EPCOR took the position that Section 2(1)(b) effectively creates an exemption for the portion of electricity that was to be consumed on site (70 per cent of generation in this case).Also, that there were no restrictions in the legislation that would preclude the export and sale into the wholesale market of the excess generation (30 per cent in this case). The Commission disagreed, and held that Section 2(1)(b), read in the context of the full scheme of the legislation, does not allow both consumption and export of on-site generation (Hybrid Arrangements). The Commission held that for the 2(1)(b) exemption to apply, all electricity generated from the plant had to be consumed on site.

In reaching its conclusion, the Commission considered Section 2(1)(b) in the context of Sections 18(2) and 101(1) of the EUA, Section 13 of the HEEA, Section 6 of the Isolated Generating Units and Customer Choice Regulation, and Section 2(f) of the Fair, Efficient and Open Competition Regulation.The Commission also considered the specific mechanisms in place in the legislative scheme that would allow for Hybrid Arrangements, such as an industrial system designation (ISD) under Section 4 of the HEEA and Section 117 of the EUA and microgeneration under Section 99 of the EUA and the Micro-generation Regulation. Overall, the Commission held that the legislation creates a statutory framework that “reflect[s] the ‘closed loop’ nature of a self- supply arrangement”. As such, self supply from on-site generation is permitted, but the export of excess generation onto the grid will not be permitted under Section 2(1)(b). ;

Hybrid arrangements achieved through alternative means

Referencing the availability of other mechanisms that would allow for Hybrid Arrangements (e.g., ISDs and microgeneration), the Commission ultimately held that while EPCOR could not rely on the exemption in Section 2(1)(b), there were likely means available to EPCOR to comply with the EUA. As such, the Commission granted the connection order on the condition that EPCOR file a compliance statement outlining how it would comply with the legislative framework. EPCOR ultimately relied on mechanisms provided in the Municipal Own Use Generation Regulation to satisfy this condition.

Uncertainty for previous applicants

However, the Commission noted that because Section 2(1)(b) does not allow for Hybrid Arrangements, and given that previous Hybrid Arrangement applications had been previously approved by the Commission for other proponents of on-site generation under Section 2(1)(b), issues may arise for existing generators who are both self-consuming and exporting from their sites. More specifically, owners of on-site generation who are employing Hybrid Arrangements could be offside the legislative framework given the Commission’s findings in this decision. The Commission stated that it “cannot address those ramification within the scope of this proceeding”.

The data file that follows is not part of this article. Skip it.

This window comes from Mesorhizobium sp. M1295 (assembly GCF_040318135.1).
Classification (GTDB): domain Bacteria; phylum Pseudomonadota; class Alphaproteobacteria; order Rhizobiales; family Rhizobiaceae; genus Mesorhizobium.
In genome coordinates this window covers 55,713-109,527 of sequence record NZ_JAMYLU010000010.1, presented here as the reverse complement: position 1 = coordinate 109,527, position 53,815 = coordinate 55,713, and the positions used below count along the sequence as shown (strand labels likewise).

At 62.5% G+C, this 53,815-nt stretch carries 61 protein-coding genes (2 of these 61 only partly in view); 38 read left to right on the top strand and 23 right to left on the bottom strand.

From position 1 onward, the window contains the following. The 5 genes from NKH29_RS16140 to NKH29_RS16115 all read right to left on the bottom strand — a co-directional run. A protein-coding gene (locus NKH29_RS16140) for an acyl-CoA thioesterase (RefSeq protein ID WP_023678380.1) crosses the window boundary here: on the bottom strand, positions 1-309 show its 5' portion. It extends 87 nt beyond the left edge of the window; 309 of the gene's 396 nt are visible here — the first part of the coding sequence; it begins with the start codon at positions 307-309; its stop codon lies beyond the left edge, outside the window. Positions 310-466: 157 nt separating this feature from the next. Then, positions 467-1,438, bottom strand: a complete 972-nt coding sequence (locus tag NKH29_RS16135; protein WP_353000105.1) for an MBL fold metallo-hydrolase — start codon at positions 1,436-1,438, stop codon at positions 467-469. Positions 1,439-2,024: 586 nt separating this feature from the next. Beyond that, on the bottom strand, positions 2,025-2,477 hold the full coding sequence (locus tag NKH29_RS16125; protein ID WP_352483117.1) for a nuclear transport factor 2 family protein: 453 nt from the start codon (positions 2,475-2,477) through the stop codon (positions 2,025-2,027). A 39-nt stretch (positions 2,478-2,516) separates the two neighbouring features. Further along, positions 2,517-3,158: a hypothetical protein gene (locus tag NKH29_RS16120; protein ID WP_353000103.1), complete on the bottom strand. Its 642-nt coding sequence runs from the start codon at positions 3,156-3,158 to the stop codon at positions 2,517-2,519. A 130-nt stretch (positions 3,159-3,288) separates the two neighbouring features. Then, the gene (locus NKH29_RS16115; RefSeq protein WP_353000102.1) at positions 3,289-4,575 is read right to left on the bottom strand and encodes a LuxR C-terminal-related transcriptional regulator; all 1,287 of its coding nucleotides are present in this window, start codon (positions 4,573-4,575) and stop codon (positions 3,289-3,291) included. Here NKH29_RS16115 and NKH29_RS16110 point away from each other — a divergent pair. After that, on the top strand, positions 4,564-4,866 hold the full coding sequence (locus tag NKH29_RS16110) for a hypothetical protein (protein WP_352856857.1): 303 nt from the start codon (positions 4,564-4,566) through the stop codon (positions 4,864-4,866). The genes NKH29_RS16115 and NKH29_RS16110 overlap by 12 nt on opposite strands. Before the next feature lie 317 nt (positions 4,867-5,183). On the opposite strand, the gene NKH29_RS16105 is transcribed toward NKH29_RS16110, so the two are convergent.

Given this finding, on September 13, 2019 the AUC released a bulletin requesting input from stakeholders on whether legislative amendments are required to address the issue, and if so, whether amendments should allow for limited or unlimited self-supply and export. On January 9, 2020, the AUC followed up with a second bulletin, outlining the feedback received and asking for clarification. One notable argument raised against increasing self-supply and export is the likelihood of market signal distortion due to various small-scale exporters not adjusting generation according to supply or demand. Notably, while the majority of submissions supported unlimited self-supply and export, submissions were divided on the issue of cost apportionment. The primary concern of those pushing for carefully considered new or altered tariff treatment for self-supply exporters are couched in the concern that those connected to the grid must shoulder a fair amount of the cost of maintaining it. The AUC has requested submissions responding to both the arguments against unlimited self-supply and export, and the grid tariff issue. Submissions are due on February 14, 2020.

8. AUC confirms UAD approach in Fort McMurray wildfire decisions, but calls for debate

Three decisions relating to utility assets destroyed in the 2016 Fort McMurray wildfire confirmed the Commission’s interpretation of its UAD framework, but also prompted comments from the Commission on the framework’s “possible deleterious effects” and calls for “debate on the evolution of public utility regulation in Alberta”. Commissioner Lyttle propounded an alternative approach to the UAD framework that focused on the continued need for lost assets rather than the fact and circumstances of the loss.

In Decisions 21608-D01-2018 and 22742-D02-2019, the Commission approved ATCO Gas’ and ATCO Electric Transmission’s applications to recover $1.2 million and $0.7 million, respectively, representing the undepreciated net book value of assets destroyed in the Fort McMurray wildfire. However, in Decision 21609-D01-2019, the Commission denied ATCO Electric Distribution’s application to recover $3.2 million of net book value associated with assets destroyed in the same wildfire. In all three cases the Commission (in Decision 22742-D02-2019, the majority) applied its established approach to the UAD framework, and approved or disallowed recovery of each utility’s undepreciated capital costs based on whether similar losses had previously been experienced by the utility and reflected in the utility’s depreciation study.